The case for plea bargaining
As is well known, in many criminal trials the accused ends up pleading guilty. Such an admission is the result of plea bargaining. This practice is indispensable for the general administration of justice. If this were not the case, the backlog of criminal cases would undoubtedly increase in an unsustainable fashion. It must be pointed out that this is a universal trend that in no way demeans the quality of justice that is being meted out.
Until very recently, this custom was not in any way regulated by law. This notwithstanding, it was generally acknowledged as juridically acceptable due to convention and widely functional, albeit in an informal manner.
Unfortunately, some years ago the Court of Criminal Appeal, in a controversial judgment, took a far more restrictive approach to the juridical notion of plea bargaining. In my view, the consequences of this judicial precedent were by and large negative, leading to the halting of such a practice before certain members of the judiciary. The ripple effect was that fewer people facing charges were able to register an early admission, thereby contributing substantially to an increase in the backlog of cases before the criminal courts and in no way raising the standard of the administration of justice.
Eventually, the matter was duly raised in Parliament and the government was enticed to legislate accordingly. Finally, in 2002, the institute of plea bargaining was introduced into the Criminal Code through article 453A. Regrettably, however, the amendment was half-baked, and this notwithstanding the opposition’s stance affirming that which was already all too apparent.
The relevant article of law curiously refers only to criminal trials before the Criminal Court. The law, in fact, provides for the formalisation of an agreement between the defence and the Attorney General regarding punishment, which agreement would have to be justly rectified by the court. This new procedure is today widely applied, greatly speeding up criminal trials. Unfortunately, a similar procedure was omitted for the Magistrates’ Courts, and this inexplicably.
This lapsus calami is contributing to a state of uncertainty. The fact is that while certain magistrates still uphold the validity of plea bargaining and would thereby refrain from delivering surprise judgments, after the prosecution and the defence would have arrived at an agreement, a minority move in the opposite direction. Thus, for defence lawyers and the accused it is becoming a matter of pot luck. The gravity of the situation emerges from the fact that the vast majority of criminal cases are nowadays conducted before the Magistrates’ Courts.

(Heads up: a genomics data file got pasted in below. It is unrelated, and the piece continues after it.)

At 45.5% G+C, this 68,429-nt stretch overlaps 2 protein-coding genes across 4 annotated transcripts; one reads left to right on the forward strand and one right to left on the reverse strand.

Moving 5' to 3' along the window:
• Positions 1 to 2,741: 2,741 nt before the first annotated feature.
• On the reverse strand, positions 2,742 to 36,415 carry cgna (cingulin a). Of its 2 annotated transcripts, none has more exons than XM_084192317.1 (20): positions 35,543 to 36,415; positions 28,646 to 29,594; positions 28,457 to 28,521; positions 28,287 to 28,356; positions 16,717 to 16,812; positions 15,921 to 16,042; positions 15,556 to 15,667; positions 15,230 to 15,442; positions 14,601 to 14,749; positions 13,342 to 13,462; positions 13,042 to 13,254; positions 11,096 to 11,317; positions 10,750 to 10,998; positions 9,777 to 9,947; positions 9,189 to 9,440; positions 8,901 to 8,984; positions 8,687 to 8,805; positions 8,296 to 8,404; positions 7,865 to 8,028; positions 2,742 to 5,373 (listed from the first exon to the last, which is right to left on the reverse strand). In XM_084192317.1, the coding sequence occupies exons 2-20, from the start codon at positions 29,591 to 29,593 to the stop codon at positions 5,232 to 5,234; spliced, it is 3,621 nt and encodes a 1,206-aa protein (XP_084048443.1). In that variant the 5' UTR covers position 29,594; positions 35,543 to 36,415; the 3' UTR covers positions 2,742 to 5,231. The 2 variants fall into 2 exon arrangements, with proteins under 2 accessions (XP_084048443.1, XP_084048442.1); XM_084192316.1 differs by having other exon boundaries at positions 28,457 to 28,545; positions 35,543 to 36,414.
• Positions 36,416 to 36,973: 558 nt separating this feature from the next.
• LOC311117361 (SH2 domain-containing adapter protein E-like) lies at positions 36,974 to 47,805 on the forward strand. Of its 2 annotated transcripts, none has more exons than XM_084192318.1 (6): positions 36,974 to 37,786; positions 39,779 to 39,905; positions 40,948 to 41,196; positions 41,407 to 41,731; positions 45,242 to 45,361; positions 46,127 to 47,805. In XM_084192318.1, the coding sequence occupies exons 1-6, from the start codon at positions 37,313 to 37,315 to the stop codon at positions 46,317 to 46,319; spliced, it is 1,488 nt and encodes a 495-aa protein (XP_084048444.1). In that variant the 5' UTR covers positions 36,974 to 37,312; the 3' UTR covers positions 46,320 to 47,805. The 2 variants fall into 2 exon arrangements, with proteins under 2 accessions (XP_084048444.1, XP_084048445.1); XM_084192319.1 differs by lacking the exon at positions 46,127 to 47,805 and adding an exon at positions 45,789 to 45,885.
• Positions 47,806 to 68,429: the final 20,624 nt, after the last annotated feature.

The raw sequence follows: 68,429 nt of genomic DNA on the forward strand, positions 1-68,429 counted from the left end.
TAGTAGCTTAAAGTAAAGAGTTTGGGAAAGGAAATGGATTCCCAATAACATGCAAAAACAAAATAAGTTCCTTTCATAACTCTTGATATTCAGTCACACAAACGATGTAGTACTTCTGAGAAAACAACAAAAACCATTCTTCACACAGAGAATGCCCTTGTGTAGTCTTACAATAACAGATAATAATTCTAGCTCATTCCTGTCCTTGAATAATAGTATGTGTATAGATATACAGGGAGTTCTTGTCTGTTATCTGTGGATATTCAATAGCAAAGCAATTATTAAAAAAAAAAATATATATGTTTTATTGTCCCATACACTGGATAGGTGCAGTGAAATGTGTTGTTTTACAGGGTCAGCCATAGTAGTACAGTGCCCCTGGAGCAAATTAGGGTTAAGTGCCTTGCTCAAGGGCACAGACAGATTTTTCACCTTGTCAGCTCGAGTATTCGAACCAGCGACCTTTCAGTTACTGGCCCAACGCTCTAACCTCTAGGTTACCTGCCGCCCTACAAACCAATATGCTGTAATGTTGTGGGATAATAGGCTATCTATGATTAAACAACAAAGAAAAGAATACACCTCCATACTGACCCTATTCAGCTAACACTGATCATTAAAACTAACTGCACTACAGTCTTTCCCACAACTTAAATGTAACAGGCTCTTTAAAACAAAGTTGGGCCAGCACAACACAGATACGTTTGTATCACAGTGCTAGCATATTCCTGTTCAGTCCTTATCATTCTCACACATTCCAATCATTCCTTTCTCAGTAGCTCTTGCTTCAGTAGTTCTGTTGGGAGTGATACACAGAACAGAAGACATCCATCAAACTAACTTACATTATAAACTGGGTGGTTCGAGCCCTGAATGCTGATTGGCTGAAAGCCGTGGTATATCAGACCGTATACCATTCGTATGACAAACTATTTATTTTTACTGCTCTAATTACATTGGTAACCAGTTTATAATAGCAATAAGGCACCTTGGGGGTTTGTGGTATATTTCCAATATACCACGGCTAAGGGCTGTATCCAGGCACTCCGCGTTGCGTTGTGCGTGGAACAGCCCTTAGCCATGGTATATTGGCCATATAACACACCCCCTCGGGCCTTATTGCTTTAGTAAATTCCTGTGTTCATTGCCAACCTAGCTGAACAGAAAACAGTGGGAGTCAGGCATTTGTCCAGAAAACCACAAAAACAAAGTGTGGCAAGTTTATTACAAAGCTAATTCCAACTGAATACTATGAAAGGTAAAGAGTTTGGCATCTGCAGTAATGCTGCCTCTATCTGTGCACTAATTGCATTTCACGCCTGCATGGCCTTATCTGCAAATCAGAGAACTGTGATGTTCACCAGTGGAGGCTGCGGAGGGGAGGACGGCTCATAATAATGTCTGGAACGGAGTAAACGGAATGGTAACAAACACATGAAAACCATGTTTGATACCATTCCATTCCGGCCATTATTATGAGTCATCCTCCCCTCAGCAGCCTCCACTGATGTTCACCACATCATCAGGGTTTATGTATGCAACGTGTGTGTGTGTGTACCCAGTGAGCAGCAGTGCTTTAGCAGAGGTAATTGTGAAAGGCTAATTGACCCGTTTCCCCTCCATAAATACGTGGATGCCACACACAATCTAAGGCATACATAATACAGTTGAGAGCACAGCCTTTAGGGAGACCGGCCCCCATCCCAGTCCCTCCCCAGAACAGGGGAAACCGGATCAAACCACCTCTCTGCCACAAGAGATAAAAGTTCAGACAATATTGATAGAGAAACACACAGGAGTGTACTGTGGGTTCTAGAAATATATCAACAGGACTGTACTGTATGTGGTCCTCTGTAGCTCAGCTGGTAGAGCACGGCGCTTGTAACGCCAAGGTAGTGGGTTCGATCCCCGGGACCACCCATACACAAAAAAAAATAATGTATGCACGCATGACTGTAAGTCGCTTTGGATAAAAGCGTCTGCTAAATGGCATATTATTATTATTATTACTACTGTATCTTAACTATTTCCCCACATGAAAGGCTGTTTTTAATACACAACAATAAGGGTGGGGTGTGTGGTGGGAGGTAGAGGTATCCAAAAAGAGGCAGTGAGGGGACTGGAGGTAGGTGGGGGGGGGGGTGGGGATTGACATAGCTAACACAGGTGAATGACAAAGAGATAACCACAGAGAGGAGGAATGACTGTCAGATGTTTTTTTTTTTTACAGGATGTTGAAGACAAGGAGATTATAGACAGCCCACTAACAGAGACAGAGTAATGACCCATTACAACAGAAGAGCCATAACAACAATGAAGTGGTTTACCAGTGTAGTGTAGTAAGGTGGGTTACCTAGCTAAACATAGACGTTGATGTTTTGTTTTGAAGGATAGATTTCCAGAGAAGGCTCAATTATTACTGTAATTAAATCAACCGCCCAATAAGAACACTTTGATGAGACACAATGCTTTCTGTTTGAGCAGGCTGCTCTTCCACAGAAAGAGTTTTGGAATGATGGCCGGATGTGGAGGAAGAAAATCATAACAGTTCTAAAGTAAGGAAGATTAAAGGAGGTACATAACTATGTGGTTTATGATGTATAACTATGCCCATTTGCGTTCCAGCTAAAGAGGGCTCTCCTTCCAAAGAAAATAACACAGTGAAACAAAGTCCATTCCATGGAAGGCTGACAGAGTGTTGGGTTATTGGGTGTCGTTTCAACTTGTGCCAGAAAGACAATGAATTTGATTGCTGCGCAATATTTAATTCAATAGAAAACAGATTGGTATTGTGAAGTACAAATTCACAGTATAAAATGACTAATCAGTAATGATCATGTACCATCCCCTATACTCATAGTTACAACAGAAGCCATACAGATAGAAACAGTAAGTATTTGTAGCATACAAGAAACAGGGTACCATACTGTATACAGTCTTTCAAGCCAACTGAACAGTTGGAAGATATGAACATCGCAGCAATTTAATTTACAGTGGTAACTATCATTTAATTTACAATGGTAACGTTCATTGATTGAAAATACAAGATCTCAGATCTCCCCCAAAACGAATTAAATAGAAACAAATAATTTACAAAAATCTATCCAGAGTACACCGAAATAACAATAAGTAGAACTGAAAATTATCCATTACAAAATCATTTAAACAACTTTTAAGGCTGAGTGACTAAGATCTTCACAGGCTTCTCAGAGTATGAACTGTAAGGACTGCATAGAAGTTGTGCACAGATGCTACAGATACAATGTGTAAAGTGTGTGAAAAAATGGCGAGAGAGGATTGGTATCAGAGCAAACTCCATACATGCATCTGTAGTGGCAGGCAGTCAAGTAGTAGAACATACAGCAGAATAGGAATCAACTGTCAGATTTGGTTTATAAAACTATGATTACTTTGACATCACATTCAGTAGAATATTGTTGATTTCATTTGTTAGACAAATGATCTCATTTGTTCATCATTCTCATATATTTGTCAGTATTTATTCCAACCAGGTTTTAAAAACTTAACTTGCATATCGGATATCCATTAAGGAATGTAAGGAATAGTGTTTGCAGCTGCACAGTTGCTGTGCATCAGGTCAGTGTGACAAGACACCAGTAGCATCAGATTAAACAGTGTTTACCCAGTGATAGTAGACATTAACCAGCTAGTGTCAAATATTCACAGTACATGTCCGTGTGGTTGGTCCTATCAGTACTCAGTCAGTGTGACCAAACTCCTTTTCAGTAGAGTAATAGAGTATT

Lately my colleague, government Member of Parliament Franco Debono, and I have had occasion in court to once again highlight this deficiency in our law. The matter was luckily taken up by the media, thereby giving impetus to this predicament. Consequently this concern has even been brought once more to the Justice Minister’s attention. Happily, this time around he has reiterated his agreement and, hopefully, relative legislation will be in the pipeline.
On a final note, I would like to take the opportunity to congratulate Judge Joseph Filletti on his appointment to the General Court of Justice in Luxembourg.
Judge Filletti was a senior judge and rendered a sterling service as part of the judiciary for over 30 years. His nomination is well merited and I wish him success in his new position.
In the same instance, I salute Judge Ena Cremona who for the last six years has sat on the General Court of Justice in an exemplary fashion and has now opted for retirement.
It is to be noted that Judge Cremona proved to be a first in many ways. She was the first female Maltese lawyer to practise law at the bar and for years on end was the only woman in legal circles. She was also Malta’s first and only woman ever to sit on an international court.
Dr Herrera is shadow minister for justice.